Try dialing M.
It’s easy to be mindful. It’s just hard to remember to be mindful. That’s why it’s so important to pick our triggers.
Here’s a great trigger for mindfulness–the letter M. I’m a great fan of the letter M. For me, it stands for mindfulness, meditation, mediation and mind massage. It’s soothing to say: “Mmmmmmm.” Add an H and you’re thinking: “Hmmmmm.” Add an O and you’re chanting: “Ommmmmmm.” It’s hard to go wrong with M.
Okay, but in the course of your day, with all the M-words you hear, say and see, how can you possibly remember to be mindful each time? You can’t. That’s why you need to choose ONE M for your mindfulness trigger, and I’ve got the perfect one: the McDonald’s golden arches.
No, really. Think about it. You’ve already got your own ideas about McDonald’s. Maybe you love McDonald’s food. Maybe you appreciate the convenience of a drive-thru breakfast when you’re on the road. Maybe you hate its corporate identity. Maybe you’ve seen “Super-Size Me” and all you can think about is poor Morgan Spurlock getting hypertension in his month-of-McDonald’s-food experiment. Maybe you feel guilty that you like McDonald’s food. Maybe you feel upset that you feel guilty.
Whether you love to hate McDonald’s or hate to love it, those golden arches are a complex trigger. It’s time for a little piggybacking–intentionally superimposing a new concept on an already loaded one.
Here’s how it works: The first time each day that you see the McDonald’s golden arches–the sign itself, the logo on a paper bag, an image on a television commercial–simply say, “I am mindful.” That’s it.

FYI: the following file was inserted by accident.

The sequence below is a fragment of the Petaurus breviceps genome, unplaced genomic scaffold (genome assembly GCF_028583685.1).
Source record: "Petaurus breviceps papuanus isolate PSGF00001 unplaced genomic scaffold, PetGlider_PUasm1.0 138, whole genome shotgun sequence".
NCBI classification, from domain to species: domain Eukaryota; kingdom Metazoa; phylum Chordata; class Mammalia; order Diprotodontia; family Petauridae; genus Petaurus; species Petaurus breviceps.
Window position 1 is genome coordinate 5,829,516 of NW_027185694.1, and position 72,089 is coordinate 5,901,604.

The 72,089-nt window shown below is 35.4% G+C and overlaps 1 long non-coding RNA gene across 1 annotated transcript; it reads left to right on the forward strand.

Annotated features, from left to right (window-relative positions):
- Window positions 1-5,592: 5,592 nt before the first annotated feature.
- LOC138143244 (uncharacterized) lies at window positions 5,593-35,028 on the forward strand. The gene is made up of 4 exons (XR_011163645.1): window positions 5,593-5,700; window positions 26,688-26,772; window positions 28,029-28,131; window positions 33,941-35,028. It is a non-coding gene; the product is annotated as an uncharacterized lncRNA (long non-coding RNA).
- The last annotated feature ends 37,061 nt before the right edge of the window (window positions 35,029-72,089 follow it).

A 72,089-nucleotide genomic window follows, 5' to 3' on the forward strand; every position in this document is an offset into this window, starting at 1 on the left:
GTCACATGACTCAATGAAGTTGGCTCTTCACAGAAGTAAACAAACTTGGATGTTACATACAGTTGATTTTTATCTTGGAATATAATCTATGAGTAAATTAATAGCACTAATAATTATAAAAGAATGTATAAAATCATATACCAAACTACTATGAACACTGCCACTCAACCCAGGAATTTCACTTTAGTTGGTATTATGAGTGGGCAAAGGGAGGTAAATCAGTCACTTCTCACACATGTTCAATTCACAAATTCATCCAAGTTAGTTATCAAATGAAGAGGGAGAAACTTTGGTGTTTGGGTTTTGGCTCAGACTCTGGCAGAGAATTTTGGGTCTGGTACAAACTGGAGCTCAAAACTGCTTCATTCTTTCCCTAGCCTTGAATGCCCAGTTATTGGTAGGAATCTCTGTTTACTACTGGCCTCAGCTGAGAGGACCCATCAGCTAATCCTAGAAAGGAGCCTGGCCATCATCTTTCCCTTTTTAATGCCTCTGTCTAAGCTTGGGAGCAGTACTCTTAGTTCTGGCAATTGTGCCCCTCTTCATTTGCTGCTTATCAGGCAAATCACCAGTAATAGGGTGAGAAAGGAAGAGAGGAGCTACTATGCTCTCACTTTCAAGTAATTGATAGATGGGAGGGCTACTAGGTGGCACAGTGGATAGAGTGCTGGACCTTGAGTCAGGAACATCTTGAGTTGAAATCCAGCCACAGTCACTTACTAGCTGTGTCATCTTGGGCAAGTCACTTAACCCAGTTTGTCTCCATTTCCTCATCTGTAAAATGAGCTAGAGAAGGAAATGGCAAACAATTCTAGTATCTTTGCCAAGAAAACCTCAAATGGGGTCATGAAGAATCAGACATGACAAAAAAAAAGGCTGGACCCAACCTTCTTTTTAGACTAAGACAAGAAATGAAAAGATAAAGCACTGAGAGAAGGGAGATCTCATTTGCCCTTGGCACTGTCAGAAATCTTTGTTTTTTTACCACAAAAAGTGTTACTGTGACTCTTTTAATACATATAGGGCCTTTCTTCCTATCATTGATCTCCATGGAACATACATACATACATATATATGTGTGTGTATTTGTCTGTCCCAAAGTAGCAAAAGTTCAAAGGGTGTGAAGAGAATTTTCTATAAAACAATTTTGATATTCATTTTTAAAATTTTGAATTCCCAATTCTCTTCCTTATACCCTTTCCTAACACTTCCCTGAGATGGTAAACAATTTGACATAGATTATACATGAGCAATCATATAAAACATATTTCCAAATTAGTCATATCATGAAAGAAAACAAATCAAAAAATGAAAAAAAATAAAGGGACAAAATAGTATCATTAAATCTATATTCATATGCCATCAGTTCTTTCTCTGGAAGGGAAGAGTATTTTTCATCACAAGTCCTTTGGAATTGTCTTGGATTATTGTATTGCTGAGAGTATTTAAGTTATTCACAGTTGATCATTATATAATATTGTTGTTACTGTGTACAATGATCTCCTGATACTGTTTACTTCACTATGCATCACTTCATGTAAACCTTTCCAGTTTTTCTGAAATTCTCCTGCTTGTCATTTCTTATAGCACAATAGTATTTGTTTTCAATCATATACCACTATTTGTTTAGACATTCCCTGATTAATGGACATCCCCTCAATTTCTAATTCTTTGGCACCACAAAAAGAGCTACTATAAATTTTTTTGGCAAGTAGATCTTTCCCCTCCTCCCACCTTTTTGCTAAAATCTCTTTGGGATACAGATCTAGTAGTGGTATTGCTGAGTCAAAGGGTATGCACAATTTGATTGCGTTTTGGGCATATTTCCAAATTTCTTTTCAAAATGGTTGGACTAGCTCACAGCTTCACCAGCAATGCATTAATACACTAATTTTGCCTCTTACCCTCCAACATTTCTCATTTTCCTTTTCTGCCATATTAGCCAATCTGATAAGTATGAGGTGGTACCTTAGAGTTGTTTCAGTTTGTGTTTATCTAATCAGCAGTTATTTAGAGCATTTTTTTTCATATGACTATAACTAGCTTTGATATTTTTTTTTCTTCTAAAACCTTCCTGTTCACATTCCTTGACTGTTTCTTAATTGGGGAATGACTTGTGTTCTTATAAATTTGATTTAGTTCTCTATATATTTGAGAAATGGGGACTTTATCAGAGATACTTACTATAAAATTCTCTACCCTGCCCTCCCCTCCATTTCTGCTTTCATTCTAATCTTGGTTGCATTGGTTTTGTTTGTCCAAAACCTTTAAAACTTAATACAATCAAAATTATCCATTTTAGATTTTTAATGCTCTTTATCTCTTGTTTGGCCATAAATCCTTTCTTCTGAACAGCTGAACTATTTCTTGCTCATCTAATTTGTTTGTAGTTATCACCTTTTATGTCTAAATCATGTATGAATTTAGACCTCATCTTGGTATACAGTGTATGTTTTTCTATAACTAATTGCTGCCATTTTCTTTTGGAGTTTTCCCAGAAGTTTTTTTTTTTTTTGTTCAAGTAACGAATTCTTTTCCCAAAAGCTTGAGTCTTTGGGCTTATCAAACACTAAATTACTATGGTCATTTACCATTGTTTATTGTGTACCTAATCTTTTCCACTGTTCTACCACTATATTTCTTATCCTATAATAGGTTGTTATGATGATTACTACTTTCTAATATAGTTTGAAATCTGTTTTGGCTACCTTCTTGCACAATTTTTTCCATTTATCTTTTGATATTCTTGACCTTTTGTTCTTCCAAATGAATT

No need to spin your stories. You don’t have to get involved in any mental arguments. There’s no reason to get caught up in any emotion. Just use it as a trigger to be mindful.
By saying this phrase–“I am mindful”–you are actually starting a complex process in your brain. You are creating a powerful link to a visual image, and taking control of what it does for you. You are building a self-fulfilling prophecy–if you notice the golden arches, then you are indeed mindful.
Since being mindful is not something you normally associate with McDonald’s, it serves as a sort of balancing mechanism. Because the only emotion associated with mindfulness is a calm sense of paying attention, you can strip McDonald’s of its “good” and “bad” properties and just note it without judgment. Sound for healing